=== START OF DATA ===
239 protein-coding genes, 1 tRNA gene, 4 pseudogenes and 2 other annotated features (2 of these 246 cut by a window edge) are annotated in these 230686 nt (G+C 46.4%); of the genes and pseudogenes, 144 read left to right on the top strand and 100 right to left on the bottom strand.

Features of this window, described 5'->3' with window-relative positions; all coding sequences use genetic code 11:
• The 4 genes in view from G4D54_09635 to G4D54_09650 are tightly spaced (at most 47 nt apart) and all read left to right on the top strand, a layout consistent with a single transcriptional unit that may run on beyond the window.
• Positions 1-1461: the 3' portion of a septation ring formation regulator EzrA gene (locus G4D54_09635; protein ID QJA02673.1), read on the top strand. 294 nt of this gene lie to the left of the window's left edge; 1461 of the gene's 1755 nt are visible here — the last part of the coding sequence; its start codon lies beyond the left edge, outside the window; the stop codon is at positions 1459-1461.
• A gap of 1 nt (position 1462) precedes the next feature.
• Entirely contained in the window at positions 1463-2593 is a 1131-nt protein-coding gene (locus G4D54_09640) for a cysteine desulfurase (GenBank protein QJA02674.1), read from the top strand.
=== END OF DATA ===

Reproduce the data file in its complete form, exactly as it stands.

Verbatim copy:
239 protein-coding genes, 1 tRNA gene, 4 pseudogenes and 2 other annotated features (2 of these 246 cut by a window edge) are annotated in these 230686 nt (G+C 46.4%); of the genes and pseudogenes, 144 read left to right on the top strand and 100 right to left on the bottom strand.

Features of this window, described 5'->3' with window-relative positions; all coding sequences use genetic code 11:
• The 4 genes in view from G4D54_09635 to G4D54_09650 are tightly spaced (at most 47 nt apart) and all read left to right on the top strand, a layout consistent with a single transcriptional unit that may run on beyond the window.
• Positions 1-1461: the 3' portion of a septation ring formation regulator EzrA gene (locus G4D54_09635; protein ID QJA02673.1), read on the top strand. 294 nt of this gene lie to the left of the window's left edge; 1461 of the gene's 1755 nt are visible here — the last part of the coding sequence; its start codon lies beyond the left edge, outside the window; the stop codon is at positions 1459-1461.
• A gap of 1 nt (position 1462) precedes the next feature.
• Entirely contained in the window at positions 1463-2593 is a 1131-nt protein-coding gene (locus G4D54_09640) for a cysteine desulfurase (GenBank protein QJA02674.1), read from the top strand.